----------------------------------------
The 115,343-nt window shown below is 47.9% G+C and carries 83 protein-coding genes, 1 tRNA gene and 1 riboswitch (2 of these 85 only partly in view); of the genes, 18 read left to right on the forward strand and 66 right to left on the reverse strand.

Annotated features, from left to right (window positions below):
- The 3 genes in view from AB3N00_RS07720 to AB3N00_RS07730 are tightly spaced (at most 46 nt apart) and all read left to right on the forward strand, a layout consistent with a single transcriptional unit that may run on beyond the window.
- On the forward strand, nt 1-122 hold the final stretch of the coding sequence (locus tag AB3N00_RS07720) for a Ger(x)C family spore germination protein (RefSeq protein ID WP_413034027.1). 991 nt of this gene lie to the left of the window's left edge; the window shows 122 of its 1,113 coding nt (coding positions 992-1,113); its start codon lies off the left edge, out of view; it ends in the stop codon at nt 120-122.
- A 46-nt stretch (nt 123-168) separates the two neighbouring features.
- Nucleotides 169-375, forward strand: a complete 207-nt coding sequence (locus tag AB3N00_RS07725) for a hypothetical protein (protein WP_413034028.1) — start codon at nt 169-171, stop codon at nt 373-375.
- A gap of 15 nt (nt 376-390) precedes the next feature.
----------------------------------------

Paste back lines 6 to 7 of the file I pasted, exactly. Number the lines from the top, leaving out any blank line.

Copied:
- Nucleotides 169-375, forward strand: a complete 207-nt coding sequence (locus tag AB3N00_RS07725) for a hypothetical protein (protein WP_413034028.1) — start codon at nt 169-171, stop codon at nt 373-375.
- A gap of 15 nt (nt 376-390) precedes the next feature.